Friday, October 08, 2021

non-toxic plausibly means nonharmful, but harmfulness still needs adequate pleading

Rivera v. S.C. Johnson & Son, Inc., 2021 WL 4392300, No. 20-CV-3588 (RA) (S.D.N.Y. Sept. 24, 2021)

Plaintiffs alleged that S.C. Johnson’s labeling of its Windex cleaning products as “Non-Toxic” was misleading in violation of NY’s GBL because those products contain ingredients that may be harmful to humans, pets, or the environment. The court rejected many of S.C. Johnson’s arguments but ultimately found that plaintiffs failed to allege that the products were harmful.

Plaintiffs alleged that the NAD had found that “the term ‘non-toxic’ as used by the Products signifies to reasonable consumers” that those Products will not cause “harm,” meaning “various types of temporary physical illness, such as vomiting, rash, and gastrointestinal upset.” The allegedly harmful ingredients include “acetic acid, alkylbenzene sulfonate, ammonium hydroxide, benzyl benzoate, fragrance components, isopropanolamine, lactic acid, lauramine oxide, propylene glycol, sodium hydroxide, sodium petroleum sulfonate, sodium xylene sulfronate, [and] 2-(hexyloxy)-ethanol.” They alleged that the ingredients were capable of causing certain harmful effects at their “in-use concentrations,” which weren’t disclosed on the products, so the allegations were based on information and belief.

Plaintiffs plausibly alleged that a reasonable consumer might share their understanding of the meaning of “non-toxic.”  S.C. Johnson argued that no reasonable consumer would believe that that “a non-toxic label implies that a product [neither] (1) pose[s] any risk of harm to humans, animals, or the environment, [nor] (2) contain[s] potentially harmful and toxic compounds.” “Although the Court finds that argument appealing from a common-sense perspective, it cannot determine as a matter of law that no reasonable consumer would share Plaintiffs’ understanding of the word toxic.” Plaintiffs’ allegations weren’t implausible or inconsistent with dictionary definitions; even the dictionary preferred by S.C. Johnson offered an alternative definition of “toxic” as “extremely harsh, malicious, or harmful.” “Perhaps that is why, as alleged in the Complaint, the Environmental Protection Agency has cautioned ‘that marketers will rarely, if ever, be able to adequately qualify and substantiate [ ] a claim of “non-toxic” in a manner that will be clearly understood by consumers.’” The NAD’s holding also “undercuts the Company’s characterization of Plaintiffs’ definition as implausible. Indeed, the independent substantiation of a reasonable consumer’s understanding of ‘non-toxic’ helps nudge the claims ‘across the line from conceivable to plausible.’”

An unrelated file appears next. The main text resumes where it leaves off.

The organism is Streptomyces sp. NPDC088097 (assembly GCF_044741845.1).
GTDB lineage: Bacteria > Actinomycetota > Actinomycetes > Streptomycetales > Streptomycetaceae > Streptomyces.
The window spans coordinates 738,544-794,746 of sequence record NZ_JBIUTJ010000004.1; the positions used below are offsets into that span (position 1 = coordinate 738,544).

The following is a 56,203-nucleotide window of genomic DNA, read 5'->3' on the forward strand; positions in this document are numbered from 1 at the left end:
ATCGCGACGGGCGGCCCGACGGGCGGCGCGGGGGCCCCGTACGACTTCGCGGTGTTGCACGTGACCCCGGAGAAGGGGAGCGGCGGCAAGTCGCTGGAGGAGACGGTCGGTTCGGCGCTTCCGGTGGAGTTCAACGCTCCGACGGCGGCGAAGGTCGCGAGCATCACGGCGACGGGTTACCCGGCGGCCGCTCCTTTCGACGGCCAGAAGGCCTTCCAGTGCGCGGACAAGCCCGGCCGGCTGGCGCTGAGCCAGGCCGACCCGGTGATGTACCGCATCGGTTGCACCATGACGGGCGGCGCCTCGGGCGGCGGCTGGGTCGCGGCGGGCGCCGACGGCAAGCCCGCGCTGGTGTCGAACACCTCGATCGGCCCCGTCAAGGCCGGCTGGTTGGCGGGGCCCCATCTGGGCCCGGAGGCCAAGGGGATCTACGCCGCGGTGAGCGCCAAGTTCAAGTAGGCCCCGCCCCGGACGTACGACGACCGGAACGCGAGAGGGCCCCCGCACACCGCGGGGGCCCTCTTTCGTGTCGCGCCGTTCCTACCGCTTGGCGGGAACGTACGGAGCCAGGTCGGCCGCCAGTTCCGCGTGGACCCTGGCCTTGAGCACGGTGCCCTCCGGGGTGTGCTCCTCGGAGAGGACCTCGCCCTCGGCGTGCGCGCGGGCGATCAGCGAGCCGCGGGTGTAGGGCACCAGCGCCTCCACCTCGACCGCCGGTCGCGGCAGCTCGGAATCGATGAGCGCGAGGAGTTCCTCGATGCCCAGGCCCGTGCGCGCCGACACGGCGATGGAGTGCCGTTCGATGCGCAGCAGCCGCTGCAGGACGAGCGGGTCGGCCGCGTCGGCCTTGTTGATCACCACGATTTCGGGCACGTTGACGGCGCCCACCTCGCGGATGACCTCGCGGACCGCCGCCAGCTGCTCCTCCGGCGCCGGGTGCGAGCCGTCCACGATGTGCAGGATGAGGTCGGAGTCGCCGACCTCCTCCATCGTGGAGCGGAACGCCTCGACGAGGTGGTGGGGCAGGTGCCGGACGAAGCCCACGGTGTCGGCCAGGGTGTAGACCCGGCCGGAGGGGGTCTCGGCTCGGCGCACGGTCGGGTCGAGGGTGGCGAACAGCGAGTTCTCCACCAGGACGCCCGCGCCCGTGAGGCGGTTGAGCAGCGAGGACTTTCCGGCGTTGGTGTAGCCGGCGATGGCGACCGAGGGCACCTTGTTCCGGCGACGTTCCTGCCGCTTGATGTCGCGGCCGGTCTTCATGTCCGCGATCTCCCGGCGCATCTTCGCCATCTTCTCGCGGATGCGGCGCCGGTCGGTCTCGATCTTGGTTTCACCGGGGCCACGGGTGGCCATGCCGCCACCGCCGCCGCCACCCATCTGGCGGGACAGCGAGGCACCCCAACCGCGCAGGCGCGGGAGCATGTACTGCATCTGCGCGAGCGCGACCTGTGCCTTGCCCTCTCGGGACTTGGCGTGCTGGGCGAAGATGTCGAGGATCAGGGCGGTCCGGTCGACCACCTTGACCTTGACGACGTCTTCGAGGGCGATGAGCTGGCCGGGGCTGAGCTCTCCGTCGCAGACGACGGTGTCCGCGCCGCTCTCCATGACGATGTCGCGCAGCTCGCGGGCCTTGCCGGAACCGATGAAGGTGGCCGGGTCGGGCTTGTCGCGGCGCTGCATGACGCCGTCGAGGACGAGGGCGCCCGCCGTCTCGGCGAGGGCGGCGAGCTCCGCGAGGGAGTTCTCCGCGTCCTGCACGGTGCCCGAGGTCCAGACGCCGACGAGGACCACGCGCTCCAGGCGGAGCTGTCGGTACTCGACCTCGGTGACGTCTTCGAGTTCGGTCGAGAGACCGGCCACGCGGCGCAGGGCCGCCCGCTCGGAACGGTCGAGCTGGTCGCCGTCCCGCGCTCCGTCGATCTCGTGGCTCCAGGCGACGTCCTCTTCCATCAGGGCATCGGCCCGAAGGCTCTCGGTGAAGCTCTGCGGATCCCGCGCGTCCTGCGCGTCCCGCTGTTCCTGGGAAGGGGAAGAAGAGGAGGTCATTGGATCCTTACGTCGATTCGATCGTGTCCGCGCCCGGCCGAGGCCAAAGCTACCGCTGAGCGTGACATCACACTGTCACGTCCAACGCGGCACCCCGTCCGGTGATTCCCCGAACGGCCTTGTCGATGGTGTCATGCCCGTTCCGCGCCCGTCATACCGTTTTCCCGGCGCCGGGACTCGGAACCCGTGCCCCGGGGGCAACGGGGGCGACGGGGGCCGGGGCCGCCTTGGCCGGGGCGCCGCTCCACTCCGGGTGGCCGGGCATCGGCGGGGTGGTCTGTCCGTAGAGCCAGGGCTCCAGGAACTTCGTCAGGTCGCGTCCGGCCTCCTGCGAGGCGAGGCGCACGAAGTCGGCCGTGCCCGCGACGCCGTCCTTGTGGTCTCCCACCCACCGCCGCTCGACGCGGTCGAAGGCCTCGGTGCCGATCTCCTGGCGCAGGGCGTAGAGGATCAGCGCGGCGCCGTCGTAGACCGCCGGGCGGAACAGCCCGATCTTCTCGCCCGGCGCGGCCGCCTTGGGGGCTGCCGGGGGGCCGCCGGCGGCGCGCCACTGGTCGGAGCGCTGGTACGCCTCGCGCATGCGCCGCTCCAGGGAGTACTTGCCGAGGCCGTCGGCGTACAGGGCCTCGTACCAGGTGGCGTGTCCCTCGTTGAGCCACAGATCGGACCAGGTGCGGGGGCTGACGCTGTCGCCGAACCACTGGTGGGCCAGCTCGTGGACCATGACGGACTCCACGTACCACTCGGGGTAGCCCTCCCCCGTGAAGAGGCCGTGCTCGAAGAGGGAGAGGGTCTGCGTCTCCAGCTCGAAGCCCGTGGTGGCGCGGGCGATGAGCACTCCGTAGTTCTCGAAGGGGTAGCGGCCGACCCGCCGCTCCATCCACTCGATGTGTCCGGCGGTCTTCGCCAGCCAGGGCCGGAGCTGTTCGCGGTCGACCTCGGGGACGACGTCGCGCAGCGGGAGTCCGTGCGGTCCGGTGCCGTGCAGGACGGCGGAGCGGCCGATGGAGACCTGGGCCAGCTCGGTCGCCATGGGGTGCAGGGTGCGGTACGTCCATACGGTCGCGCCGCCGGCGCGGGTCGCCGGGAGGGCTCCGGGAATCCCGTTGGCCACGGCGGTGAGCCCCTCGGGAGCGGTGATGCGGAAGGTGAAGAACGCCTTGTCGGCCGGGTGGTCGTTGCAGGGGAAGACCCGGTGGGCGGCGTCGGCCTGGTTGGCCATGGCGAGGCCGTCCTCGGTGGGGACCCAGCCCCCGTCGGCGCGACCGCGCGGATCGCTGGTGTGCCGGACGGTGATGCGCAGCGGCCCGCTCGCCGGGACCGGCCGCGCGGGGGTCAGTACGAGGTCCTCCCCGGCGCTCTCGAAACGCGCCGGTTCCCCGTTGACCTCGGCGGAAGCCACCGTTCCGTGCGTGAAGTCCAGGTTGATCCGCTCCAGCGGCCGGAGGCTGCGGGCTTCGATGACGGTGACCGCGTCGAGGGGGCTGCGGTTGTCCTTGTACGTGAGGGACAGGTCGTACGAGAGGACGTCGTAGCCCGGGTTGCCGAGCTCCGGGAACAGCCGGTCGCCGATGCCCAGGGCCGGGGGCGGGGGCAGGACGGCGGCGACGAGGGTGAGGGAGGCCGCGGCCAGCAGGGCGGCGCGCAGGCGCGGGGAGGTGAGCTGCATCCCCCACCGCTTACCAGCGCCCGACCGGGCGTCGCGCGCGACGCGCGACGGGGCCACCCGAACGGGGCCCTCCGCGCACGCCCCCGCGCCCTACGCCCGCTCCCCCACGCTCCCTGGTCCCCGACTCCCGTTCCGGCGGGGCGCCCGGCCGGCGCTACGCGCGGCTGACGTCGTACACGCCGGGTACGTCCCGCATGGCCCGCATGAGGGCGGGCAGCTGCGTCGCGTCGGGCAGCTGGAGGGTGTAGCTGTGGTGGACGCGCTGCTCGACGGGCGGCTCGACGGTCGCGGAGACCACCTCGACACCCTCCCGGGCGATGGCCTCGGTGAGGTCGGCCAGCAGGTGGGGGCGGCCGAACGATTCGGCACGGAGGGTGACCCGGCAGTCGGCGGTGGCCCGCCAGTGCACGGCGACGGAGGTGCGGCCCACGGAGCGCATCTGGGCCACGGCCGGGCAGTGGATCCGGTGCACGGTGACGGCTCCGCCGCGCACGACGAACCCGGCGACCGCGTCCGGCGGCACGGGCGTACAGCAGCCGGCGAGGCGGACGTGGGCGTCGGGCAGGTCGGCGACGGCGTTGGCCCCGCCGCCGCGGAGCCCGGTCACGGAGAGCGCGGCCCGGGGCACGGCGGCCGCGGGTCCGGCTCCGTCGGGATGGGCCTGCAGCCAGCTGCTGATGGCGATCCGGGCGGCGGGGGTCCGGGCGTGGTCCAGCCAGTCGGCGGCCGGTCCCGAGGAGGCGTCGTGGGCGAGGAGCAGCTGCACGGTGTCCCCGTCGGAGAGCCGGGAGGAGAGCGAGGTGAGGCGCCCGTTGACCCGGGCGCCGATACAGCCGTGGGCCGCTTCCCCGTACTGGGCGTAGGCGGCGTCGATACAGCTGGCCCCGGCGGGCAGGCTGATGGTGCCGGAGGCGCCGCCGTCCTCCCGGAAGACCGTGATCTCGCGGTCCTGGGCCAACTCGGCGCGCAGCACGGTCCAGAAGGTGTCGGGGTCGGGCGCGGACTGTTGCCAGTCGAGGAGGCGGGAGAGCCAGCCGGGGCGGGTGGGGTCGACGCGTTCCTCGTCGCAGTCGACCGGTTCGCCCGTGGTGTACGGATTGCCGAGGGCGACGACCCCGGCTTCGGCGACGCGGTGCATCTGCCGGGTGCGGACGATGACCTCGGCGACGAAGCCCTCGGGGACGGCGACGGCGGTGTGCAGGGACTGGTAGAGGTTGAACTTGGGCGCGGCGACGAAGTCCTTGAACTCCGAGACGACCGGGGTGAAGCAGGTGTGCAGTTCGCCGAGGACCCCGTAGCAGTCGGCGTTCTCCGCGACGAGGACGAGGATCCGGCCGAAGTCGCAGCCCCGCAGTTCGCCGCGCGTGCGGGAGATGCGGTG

However, plaintiffs failed to allege that the products were toxic by their own definition. “The parties appear to agree that a product could fairly be described as non-toxic as a whole if it ‘contain[s] a toxic substance [but only] at a level that is not harmful to humans or the environment.’” But plaintiffs “essentially acknowledge that they do not know the actual concentrations of the ingredients,” and don’t explain how they came to have their beliefs about the in-use concentrations.  Though S.C. Johnson doesn’t disclose concentrations/percentages, and though Twiqbal doesn’t prevent information/belief pleading when facts are peculiarly within the possession and control of the defendant, plaintiffs had additional options.

First, even if the precise specifications were secret, “information about the effect of those ingredients in their current concentrations is not.” These widely-sold products could have generated publicly available evidence of harm to “people ..., common pets, or the environment,” and plaintiffs didn’t cite their own experiences or even internet reviews. Second, they could have tested the products. Plaintiffs need not always provide an expert to conduct sophisticated chemical analysis before bringing suit. “But the fact that the Products can be purchased at stores as ubiquitous as Target and tested suggests that basic facts about their chemical composition is not something exclusively in the control of Defendant. At the very least, the Complaint could contain allegations as to why such testing would not have been possible here—it does not.” And finally, consultation with experts in the field might have been able to provide “even minimal support” for their bald assertion that “the ingredients’ likely concentrations or percentages by weight” are sufficient to cause harm.

The court did find that plaintiffs’ price premium theory sufficed to allege harm, but that they lacked standing to seek injunctive relief. It was not enough to allege they’d buy in the future only “if assured [they] did not contain components which were toxic and had the harsh physical and environmental effects they did.” However, they did have standing to challenge non-toxic labels on products they didn’t buy because they were sufficiently similar to those products that they did purchase and because the “deceptive non-toxic marketing is identical on each product.” The products need not be nearly identical; rather, the claims about falsity have to raise a “set of concerns [that are] nearly identical.” That was so.

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